Why our parents rarely show outward affection
A friend once told me that when she became a teenager, her mother refused to hold her hand unless it was absolutely necessary during times like crossing the street.
While my friend acknowledges that her parent's intention was to help her grow into the shoes of an independent adult, she felt like she was missing out on parental affection.
Bangladeshi parents are very inexpressive about their own feelings and in turn, they rarely show outward affection to their children. My mother's big on physical gestures like embraces or head pats. I have never felt like an unloved child but none of my parents has ever professed their parental love or pride out-loud.
Our parents' affection simmers within the surface but never finds direct effusion. Instead, their love language is passive gestures or acts of care.
You may smell the wafting fragrance of your favourite dish or receive a gift from your parents before you hear them utter words like "I love you" or "I'm proud of you". They will suffer an anxiety attack when you don't pick up the phone but they never initiate a hug.
Affection runs deep within everything they do for us except in the simple act of using words.
Our parents were raised during a time when filial piety and hierarchy in the family were unfailing norms. Endearments never fit in with the respectful tone they had to strictly maintain with their elders. They did not always get to be frank about their emotions with their parents. So, they show affection in their own strange ways.
Some parents are wired by their stoic upbringing to equate etiquette with affection. They believe that the best way you can love your child is by educating them to overcome the adversities of life, even if it means putting on a stern demeanour.
Some psychologists refer to this as "Tiger parenting".
But affection is the strongest catalyst during a child's formative years. Younger kids or teenagers don't have the cognitive ability to understand shrouded forms of affection. They perceive the world in a literal sense. If a parent never utters affectionate words, young children may get discouraged from sharing their distress to their parents because they may misunderstand their parents' behaviour to be dismissive of their emotions.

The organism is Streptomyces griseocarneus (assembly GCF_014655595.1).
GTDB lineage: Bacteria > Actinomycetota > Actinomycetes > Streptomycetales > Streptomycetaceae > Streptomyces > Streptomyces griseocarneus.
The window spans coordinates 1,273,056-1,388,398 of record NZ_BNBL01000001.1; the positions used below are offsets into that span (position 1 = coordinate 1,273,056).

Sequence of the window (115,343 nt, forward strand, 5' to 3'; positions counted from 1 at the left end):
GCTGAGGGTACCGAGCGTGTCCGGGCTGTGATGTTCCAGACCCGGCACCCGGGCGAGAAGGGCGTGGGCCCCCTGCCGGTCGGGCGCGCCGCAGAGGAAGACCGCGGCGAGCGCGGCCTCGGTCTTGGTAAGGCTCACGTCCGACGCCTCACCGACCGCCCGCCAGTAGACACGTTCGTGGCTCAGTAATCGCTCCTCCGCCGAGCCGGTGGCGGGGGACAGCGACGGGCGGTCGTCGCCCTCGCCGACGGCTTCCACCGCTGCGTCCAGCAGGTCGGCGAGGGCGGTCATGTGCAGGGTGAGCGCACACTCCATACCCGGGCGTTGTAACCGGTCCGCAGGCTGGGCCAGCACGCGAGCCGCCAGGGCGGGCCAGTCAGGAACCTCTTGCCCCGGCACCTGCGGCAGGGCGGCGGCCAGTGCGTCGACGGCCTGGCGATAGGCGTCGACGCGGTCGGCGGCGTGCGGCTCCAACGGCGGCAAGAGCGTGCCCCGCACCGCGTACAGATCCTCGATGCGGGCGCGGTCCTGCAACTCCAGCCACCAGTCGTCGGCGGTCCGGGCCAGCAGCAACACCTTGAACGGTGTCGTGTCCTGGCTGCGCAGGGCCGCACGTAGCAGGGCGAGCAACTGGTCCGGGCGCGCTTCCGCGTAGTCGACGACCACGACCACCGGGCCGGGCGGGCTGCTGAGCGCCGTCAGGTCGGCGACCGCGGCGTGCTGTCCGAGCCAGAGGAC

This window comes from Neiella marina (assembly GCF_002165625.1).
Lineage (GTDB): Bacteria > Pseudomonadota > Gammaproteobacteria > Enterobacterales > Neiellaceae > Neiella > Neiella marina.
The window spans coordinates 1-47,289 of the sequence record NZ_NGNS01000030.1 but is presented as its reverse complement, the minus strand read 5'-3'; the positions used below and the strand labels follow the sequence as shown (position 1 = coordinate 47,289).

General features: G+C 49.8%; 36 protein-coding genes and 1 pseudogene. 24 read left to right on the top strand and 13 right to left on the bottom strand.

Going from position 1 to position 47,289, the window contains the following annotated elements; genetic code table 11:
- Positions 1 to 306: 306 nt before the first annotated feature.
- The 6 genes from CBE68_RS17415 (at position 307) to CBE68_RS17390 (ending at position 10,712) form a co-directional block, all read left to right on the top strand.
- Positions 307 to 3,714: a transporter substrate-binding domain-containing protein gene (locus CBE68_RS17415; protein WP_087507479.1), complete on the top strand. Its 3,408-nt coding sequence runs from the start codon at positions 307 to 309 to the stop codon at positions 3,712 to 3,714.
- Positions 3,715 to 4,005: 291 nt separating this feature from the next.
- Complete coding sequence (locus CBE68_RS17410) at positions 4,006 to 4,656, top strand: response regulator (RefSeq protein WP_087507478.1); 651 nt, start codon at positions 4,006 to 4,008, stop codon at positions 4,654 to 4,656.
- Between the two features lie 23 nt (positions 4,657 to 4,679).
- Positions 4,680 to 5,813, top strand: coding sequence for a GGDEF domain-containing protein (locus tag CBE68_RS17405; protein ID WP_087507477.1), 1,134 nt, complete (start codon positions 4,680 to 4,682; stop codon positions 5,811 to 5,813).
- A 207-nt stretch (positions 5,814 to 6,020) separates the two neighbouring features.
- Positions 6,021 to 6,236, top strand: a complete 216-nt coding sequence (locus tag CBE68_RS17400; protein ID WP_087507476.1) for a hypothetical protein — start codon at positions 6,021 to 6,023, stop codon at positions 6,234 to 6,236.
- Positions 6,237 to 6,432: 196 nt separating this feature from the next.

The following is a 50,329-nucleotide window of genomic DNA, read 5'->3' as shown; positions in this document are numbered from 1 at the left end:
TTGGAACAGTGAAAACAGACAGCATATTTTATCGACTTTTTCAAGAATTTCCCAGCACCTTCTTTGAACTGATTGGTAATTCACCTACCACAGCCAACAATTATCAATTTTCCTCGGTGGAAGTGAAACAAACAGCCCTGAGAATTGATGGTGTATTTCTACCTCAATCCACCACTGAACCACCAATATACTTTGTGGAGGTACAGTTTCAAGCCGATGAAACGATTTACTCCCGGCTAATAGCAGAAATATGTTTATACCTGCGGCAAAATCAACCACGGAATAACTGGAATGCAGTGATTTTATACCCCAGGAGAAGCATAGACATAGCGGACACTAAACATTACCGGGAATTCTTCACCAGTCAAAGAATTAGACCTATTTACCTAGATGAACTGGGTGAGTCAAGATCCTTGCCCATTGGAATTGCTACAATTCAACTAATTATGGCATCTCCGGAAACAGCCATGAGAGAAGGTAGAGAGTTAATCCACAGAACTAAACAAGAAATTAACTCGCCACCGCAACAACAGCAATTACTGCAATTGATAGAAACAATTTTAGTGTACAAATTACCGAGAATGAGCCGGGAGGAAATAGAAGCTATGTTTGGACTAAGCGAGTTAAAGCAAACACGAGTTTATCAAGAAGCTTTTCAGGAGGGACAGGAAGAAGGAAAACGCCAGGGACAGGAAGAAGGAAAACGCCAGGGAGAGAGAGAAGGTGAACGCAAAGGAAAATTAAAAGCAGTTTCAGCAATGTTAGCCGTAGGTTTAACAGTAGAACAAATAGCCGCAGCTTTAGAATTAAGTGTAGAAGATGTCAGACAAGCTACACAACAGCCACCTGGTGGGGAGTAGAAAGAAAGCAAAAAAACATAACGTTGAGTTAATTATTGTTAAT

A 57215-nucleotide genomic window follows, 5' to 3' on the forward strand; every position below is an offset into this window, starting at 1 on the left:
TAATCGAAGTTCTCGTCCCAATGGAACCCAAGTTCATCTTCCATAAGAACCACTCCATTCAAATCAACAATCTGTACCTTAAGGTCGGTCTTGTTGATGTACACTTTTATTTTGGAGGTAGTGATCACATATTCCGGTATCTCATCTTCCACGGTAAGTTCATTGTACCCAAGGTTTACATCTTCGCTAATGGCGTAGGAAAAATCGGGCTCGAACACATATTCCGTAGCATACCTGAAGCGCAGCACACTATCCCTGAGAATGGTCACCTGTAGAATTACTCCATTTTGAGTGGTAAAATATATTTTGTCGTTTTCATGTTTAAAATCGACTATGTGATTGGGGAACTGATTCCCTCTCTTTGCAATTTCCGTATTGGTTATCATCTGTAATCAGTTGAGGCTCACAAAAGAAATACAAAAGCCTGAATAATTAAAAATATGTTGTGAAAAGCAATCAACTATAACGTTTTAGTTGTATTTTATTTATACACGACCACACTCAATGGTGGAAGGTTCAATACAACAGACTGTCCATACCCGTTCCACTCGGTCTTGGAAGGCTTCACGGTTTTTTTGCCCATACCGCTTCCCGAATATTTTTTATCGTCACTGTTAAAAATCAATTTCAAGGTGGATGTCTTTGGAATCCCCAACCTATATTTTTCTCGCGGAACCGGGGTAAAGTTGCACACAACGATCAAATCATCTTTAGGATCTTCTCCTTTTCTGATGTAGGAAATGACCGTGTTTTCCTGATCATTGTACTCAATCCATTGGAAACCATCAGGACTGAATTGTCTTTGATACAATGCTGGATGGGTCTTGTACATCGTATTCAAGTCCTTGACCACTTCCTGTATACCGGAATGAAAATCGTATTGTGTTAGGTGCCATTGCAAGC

In a gender-biased household, young boys are misled to believe that it's "unmanly" to show their affectionate side while girls are deprived of equal affection due to gender stereotypes. Physical affection slowly wanes as religious and cultural norms begin dictating our lives once we come of age.
Moreover, most parents approach parenthood using negative assertions because it has a stronger impact on children. As a result, children might feel unheard and unloved. Some parents expect their children to naturally feel loved because they try their utmost to provide and care for them.
Some of us have gone so long without hearing utterings of doting words that we are on our way to embody our parents. We squirm at the thought of uttering sentences like "I love you" to our parents because it seems completely unnatural.
It's a cycle that's begging to be broken.
Nuzha forgives people for pronouncing her name wrong and wallows in books and anxiety. Suggest her fiction at [email protected]